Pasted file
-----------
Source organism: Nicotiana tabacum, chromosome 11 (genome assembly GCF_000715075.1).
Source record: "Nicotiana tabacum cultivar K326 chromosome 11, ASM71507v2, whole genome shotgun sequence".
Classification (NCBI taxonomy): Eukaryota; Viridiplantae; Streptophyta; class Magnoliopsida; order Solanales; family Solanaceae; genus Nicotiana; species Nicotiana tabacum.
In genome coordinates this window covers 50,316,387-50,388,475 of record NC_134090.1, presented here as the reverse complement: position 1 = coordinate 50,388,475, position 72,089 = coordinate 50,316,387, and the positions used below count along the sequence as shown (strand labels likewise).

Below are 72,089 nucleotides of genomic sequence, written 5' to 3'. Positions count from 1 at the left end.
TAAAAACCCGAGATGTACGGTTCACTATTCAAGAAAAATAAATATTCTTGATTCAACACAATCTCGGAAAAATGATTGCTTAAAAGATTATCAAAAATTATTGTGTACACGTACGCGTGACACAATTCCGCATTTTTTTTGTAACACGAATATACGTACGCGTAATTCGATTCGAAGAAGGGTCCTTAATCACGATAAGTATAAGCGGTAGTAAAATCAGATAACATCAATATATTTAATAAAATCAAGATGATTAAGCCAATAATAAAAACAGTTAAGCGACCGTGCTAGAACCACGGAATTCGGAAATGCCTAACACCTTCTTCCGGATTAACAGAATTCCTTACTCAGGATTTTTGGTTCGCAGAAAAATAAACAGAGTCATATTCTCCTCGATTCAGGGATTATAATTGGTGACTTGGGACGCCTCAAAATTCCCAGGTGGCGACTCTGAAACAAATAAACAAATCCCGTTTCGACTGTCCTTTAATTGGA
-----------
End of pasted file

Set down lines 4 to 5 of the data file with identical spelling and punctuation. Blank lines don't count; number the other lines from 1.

In genome coordinates this window covers 50,316,387-50,388,475 of record NC_134090.1, presented here as the reverse complement: position 1 = coordinate 50,388,475, position 72,089 = coordinate 50,316,387, and the positions used below count along the sequence as shown (strand labels likewise).

Below are 72,089 nucleotides of genomic sequence, written 5' to 3'. Positions count from 1 at the left end.